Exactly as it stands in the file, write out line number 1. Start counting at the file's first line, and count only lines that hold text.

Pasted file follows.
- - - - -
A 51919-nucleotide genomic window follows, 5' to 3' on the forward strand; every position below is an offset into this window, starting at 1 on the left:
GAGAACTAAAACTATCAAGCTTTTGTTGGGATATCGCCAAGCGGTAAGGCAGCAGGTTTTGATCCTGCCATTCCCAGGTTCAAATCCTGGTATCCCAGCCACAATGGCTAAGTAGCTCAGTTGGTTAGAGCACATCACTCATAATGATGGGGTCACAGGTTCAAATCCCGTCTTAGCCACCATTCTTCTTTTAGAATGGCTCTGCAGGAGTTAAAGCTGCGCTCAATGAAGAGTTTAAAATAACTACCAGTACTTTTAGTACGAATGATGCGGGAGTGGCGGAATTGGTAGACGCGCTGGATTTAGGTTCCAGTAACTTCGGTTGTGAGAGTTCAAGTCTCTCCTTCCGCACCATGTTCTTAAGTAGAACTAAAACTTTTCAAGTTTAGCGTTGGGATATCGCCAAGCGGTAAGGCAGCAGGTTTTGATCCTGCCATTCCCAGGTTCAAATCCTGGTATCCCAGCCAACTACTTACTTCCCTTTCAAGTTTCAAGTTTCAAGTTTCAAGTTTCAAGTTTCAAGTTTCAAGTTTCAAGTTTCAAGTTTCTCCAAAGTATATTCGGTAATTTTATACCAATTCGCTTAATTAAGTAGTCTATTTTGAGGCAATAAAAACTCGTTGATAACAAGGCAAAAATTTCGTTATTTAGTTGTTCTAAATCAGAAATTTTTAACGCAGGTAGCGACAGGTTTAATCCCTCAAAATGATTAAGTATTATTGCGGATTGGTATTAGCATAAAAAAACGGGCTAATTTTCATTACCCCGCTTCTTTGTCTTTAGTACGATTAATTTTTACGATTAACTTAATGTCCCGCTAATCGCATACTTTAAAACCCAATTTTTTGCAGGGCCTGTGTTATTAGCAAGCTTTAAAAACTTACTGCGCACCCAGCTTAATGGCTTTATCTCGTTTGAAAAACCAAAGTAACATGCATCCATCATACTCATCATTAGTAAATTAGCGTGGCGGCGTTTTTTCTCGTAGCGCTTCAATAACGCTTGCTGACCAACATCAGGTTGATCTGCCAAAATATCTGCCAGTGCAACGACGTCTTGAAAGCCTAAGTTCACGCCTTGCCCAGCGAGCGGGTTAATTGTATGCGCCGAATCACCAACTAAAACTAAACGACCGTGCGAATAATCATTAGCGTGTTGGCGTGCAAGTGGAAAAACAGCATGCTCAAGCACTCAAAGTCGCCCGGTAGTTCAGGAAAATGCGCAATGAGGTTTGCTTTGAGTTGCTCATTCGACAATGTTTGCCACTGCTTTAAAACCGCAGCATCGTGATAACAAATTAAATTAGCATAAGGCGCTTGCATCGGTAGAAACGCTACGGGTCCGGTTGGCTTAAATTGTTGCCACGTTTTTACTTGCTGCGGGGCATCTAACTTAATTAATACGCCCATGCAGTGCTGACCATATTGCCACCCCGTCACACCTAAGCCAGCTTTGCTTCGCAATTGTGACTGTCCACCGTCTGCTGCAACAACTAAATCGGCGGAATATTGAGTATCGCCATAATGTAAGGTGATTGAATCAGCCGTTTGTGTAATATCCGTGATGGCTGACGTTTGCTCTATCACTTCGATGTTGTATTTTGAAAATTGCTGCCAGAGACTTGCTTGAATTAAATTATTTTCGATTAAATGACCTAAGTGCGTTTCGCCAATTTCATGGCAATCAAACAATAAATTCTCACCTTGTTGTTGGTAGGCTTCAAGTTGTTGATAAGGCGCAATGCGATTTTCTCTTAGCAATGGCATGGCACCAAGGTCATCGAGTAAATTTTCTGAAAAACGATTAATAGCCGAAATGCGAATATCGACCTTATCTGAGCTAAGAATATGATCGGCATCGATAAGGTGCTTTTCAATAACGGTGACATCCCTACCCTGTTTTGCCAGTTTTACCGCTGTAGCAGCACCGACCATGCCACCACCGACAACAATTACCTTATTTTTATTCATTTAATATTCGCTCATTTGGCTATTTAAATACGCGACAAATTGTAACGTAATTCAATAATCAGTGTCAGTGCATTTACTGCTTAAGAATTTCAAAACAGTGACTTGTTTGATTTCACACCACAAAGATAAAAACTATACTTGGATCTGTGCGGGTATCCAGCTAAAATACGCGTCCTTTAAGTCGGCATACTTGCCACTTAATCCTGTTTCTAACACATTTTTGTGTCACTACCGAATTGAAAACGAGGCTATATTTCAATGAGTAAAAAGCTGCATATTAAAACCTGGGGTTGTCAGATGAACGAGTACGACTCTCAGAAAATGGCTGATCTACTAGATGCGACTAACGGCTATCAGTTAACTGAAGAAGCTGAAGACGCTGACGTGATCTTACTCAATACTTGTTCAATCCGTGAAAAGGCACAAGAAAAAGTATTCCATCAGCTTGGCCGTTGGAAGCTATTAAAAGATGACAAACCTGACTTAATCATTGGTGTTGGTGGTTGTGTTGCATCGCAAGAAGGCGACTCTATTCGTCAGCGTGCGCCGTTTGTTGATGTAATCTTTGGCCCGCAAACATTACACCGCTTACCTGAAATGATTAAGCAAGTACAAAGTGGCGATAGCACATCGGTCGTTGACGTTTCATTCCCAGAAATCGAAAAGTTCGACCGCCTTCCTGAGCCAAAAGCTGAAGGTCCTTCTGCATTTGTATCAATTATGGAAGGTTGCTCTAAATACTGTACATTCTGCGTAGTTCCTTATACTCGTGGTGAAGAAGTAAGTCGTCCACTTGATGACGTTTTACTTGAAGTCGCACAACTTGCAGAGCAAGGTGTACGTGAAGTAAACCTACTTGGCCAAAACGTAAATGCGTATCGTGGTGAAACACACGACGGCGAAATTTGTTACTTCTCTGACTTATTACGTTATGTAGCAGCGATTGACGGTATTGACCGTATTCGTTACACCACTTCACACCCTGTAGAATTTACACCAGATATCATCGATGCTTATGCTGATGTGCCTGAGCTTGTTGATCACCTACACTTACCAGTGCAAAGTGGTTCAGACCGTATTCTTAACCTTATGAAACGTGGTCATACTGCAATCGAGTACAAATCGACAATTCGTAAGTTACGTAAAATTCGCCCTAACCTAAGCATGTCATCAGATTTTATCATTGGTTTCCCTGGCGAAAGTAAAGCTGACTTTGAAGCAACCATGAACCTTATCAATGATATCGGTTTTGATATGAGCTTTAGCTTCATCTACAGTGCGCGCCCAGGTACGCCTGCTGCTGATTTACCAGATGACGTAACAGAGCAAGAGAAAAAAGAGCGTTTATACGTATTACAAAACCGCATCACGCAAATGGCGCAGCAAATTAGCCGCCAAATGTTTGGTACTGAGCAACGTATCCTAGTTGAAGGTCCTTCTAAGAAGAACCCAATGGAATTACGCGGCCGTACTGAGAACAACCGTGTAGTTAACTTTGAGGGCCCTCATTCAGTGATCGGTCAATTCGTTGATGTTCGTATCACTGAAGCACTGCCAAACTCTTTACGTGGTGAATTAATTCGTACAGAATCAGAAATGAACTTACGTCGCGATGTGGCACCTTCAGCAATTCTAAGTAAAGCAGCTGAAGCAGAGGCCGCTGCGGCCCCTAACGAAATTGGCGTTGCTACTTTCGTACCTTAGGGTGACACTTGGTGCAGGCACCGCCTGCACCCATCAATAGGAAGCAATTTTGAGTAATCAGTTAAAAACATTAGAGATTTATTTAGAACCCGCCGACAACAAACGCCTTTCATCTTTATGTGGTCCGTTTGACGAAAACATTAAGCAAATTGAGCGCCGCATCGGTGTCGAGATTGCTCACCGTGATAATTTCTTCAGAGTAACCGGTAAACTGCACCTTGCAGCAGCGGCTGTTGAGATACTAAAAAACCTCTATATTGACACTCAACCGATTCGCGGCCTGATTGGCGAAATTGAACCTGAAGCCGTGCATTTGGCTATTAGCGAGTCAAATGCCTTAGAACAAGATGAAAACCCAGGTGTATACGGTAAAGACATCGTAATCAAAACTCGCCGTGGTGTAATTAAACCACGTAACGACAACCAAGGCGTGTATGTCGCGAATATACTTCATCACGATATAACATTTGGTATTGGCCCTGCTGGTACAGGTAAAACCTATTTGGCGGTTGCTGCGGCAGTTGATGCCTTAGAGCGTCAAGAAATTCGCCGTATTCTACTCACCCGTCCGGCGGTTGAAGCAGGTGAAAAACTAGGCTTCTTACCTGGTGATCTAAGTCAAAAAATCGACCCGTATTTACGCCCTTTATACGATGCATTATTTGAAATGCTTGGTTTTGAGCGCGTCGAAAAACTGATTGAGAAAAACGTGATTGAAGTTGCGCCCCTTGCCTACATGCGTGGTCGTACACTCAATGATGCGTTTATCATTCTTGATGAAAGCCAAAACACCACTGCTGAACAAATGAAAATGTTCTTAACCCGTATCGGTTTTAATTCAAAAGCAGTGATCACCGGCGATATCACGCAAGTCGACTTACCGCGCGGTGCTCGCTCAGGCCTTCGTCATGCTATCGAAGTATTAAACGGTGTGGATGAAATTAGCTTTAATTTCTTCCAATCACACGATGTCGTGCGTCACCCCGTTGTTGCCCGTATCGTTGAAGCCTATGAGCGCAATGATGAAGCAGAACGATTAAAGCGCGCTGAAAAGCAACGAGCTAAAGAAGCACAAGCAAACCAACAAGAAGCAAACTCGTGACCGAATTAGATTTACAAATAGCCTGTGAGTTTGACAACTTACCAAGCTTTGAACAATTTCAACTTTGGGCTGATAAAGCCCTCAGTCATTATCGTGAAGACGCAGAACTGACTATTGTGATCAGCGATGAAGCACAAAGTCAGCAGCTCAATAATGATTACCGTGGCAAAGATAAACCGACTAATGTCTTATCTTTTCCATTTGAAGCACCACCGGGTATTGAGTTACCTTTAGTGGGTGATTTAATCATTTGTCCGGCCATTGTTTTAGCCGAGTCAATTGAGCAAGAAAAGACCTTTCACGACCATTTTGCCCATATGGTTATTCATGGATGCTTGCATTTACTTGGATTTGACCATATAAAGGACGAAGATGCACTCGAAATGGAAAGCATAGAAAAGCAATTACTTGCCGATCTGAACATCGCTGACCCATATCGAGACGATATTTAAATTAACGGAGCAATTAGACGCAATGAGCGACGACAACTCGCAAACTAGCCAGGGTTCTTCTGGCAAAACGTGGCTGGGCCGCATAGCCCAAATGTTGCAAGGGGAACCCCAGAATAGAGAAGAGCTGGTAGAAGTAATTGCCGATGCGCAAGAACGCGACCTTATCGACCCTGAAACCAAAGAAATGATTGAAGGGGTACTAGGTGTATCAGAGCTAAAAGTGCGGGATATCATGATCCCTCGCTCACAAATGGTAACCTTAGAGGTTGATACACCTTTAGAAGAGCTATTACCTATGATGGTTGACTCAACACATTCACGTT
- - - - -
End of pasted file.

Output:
A 51919-nucleotide genomic window follows, 5' to 3' on the forward strand; every position below is an offset into this window, starting at 1 on the left: